psyche

noun
psy·​che | \ ˈsī-kē How to pronounce psyche (audio) \

Definition of psyche

1 capitalized : a princess loved by Cupid
2 [Greek psychē]
a : soul, personality the nation's consumer psyche— D. J. Kevles
b : the totality of elements forming the mind (see mind entry 1 sense 2) specifically, in Freudian psychoanalytic theory : the id, ego, and superego including both conscious and unconscious components

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Synonyms for psyche

Synonyms

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Did You Know?

Sometime back in the 16th century, we borrowed the word psyche directly from Greek into English. In Greek mythology, Psyche was a beautiful princess who fell in love with Eros (Cupid), god of love, and went through terrible trials before being allowed to marry him. The story is often understood to be about the soul redeeming itself through love. (To the Greeks, psyche also meant "butterfly", which suggests how they imagined the soul.) In English, psyche often sounds less spiritual than soul, less intellectual than mind, and more private than personality.

Examples of psyche in a Sentence

some hidden corner within your psyche disturbing, enigmatic paintings that seem to embody the psyche of this brilliant but troubled artist
Recent Examples on the Web At this point, everything is taking a toll on my psyche. Mika Kuyoro, Marie Claire, "Waves of Loss and Revolution," 30 Dec. 2020 BoJack Horseman, the phenomenal final season of which aired on Netflix at the beginning of this year, challenged its audience to plumb the depths of a wrongdoer’s psyche. Eliana Dockterman, Time, "Pop Culture Reckoned With #MeToo in Radical New Ways in 2020—Even as It Receded From Headlines," 22 Dec. 2020 While space movies have long explored people in confinement or quarantine, Clooney thinks the real-world isolation of COVID-19 is going to have a long-lasting effect on our collective psyche. Brian Truitt, USA TODAY, "Why George Clooney's 'The Midnight Sky' resonates differently during a pandemic," 22 Dec. 2020 Men like Epstein enjoy wide access and opportunities to dominate political and government coverage in ways women and people of color still struggle to have, a reality that has had far reaching consequences in our national psyche and political life. Lauren Leader, NBC News, "Lauren Leader: 'Sexist' WSJ op-ed about Jill Biden proves we need more diverse voices in our op-ed pages," 16 Dec. 2020 The pandemic’s grating effects and the electorate’s rebuke of a norm-busting presidency have dominated the national psyche. Patrik Jonsson, The Christian Science Monitor, "2020’s murder increase is ‘unprecedented.’ But is it a blip?," 14 Dec. 2020 The Nazi occupation left deep scars in the French psyche, fusing the humiliation of military defeat and the shame of collaboration with the heroic myths and chronicles of the Resistance. Alan Cowell, New York Times, "Daniel Cordier, French Resistance Hero, Is Dead at 100," 22 Nov. 2020 As much as anything, voting for Biden would be a life-style choice, a decision by Americans to shrink the Presidency back into its pre-Trump space in the national psyche. Susan B. Glasser, The New Yorker, "Donald Trump’s 2020 Superspreader Campaign: A Diary," 3 Nov. 2020 The national psyche is dominated by issues literally involving life, death, and the future of the nation. Steven Levy, Wired, "The Anticlimax of the Google Antitrust Suit," 20 Oct. 2020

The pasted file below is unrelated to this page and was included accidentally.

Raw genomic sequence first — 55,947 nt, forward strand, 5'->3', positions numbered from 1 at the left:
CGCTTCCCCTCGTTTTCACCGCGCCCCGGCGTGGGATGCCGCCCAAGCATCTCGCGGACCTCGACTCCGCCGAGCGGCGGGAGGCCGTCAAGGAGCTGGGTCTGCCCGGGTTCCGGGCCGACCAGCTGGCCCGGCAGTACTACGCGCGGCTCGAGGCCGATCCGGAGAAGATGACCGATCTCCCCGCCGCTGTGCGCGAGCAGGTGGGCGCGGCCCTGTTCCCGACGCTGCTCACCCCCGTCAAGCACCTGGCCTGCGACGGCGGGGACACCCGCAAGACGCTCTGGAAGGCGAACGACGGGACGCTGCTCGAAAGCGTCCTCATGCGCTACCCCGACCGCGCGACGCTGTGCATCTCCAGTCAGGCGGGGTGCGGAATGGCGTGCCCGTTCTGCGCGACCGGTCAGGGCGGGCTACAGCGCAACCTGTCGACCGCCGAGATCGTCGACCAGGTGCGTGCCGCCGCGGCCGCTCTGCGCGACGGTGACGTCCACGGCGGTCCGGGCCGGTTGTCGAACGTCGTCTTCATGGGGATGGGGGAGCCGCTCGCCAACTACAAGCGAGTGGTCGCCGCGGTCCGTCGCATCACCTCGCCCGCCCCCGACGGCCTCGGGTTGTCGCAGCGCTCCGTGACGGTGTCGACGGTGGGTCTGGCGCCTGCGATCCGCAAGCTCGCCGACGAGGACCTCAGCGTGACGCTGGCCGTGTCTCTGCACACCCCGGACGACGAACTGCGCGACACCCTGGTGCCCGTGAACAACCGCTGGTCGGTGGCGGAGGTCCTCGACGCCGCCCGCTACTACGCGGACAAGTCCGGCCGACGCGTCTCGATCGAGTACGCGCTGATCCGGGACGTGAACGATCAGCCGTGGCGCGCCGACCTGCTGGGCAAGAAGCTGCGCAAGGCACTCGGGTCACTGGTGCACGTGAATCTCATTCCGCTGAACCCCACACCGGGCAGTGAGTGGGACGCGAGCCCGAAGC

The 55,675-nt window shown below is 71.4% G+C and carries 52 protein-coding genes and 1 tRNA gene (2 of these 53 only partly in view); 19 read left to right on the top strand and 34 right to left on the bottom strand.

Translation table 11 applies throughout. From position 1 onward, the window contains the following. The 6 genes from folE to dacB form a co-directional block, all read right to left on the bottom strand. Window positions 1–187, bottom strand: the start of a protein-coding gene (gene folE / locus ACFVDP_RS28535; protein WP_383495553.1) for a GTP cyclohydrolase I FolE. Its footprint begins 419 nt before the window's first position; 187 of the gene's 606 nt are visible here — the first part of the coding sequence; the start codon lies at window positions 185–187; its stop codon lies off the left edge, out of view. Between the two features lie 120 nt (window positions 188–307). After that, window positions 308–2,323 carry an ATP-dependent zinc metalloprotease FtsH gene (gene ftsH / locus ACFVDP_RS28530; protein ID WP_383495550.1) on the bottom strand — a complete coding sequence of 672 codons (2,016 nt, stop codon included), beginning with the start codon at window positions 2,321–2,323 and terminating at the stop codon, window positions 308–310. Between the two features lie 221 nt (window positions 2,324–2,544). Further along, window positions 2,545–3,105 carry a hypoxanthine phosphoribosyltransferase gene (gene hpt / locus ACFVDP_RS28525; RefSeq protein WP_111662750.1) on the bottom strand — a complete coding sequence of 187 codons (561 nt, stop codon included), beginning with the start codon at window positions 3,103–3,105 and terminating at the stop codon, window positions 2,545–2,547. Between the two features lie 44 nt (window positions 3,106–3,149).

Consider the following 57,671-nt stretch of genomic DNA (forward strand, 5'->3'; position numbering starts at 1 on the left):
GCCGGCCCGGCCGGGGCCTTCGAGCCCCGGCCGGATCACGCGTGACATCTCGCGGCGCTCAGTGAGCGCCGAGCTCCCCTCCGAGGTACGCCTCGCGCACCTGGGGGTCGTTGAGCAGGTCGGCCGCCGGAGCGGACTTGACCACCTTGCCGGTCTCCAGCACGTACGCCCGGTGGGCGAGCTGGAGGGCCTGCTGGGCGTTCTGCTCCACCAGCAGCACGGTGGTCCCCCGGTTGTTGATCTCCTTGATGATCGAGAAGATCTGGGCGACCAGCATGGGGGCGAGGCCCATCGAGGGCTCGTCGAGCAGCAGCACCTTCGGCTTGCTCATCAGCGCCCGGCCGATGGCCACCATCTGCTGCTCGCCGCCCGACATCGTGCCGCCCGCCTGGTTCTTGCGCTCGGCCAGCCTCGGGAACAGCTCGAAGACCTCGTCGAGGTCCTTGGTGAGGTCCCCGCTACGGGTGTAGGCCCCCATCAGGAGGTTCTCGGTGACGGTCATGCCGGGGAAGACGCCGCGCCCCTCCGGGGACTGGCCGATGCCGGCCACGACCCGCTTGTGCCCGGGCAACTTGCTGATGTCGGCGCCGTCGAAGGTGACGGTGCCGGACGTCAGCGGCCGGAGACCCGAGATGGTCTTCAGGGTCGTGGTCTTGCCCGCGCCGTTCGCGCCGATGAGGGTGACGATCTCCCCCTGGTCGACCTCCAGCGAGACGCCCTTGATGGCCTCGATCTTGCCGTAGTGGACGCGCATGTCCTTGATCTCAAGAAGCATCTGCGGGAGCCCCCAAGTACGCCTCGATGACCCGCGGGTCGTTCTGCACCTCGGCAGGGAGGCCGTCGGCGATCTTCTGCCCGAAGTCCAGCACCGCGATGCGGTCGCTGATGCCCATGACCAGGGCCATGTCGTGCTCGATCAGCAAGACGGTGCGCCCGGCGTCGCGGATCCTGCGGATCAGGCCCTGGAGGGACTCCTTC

These example sentences are selected automatically from various online news sources to reflect current usage of the word 'psyche.' Views expressed in the examples do not represent the opinion of Merriam-Webster or its editors. Send us feedback.

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First Known Use of psyche

1590, in the meaning defined at sense 1

History and Etymology for psyche

Latin, from Greek psychē soul

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Time Traveler for psyche

Time Traveler

The first known use of psyche was in 1590

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Statistics for psyche

Last Updated

8 Jan 2021

Cite this Entry

“Psyche.” Merriam-Webster.com Dictionary, Merriam-Webster, https://www.merriam-webster.com/dictionary/psyche. Accessed 16 Jan. 2021.

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More Definitions for psyche

psyche

noun
How to pronounce psyche (audio)

English Language Learners Definition of psyche

formal : the soul, mind, or personality of a person or group

psyche

noun
psy·​che | \ ˈsī-(ˌ)kē How to pronounce psyche (audio) \

Medical Definition of psyche

: the specialized cognitive, conative, and affective aspects of a psychosomatic unity : mind specifically : the totality of the id, ego, and superego including both conscious and unconscious components

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